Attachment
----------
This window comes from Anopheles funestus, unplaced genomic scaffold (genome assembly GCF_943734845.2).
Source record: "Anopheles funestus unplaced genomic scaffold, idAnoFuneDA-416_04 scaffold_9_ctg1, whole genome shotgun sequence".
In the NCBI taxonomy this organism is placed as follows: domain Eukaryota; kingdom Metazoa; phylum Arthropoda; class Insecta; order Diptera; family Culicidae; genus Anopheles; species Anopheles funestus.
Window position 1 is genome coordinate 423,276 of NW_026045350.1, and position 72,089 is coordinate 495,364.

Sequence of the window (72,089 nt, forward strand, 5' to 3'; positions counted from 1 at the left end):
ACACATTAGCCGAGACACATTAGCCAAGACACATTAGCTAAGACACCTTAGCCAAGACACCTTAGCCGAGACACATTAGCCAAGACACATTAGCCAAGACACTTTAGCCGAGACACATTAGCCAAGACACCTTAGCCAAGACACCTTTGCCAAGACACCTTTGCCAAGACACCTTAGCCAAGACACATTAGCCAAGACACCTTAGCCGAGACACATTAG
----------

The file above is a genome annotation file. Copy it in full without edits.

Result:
This window comes from Anopheles funestus, unplaced genomic scaffold (genome assembly GCF_943734845.2).
Source record: "Anopheles funestus unplaced genomic scaffold, idAnoFuneDA-416_04 scaffold_9_ctg1, whole genome shotgun sequence".
In the NCBI taxonomy this organism is placed as follows: domain Eukaryota; kingdom Metazoa; phylum Arthropoda; class Insecta; order Diptera; family Culicidae; genus Anopheles; species Anopheles funestus.
Window position 1 is genome coordinate 423,276 of NW_026045350.1, and position 72,089 is coordinate 495,364.

Sequence of the window (72,089 nt, forward strand, 5' to 3'; positions counted from 1 at the left end):
ACACATTAGCCGAGACACATTAGCCAAGACACATTAGCTAAGACACCTTAGCCAAGACACCTTAGCCGAGACACATTAGCCAAGACACATTAGCCAAGACACTTTAGCCGAGACACATTAGCCAAGACACCTTAGCCAAGACACCTTTGCCAAGACACCTTTGCCAAGACACCTTAGCCAAGACACATTAGCCAAGACACCTTAGCCGAGACACATTAG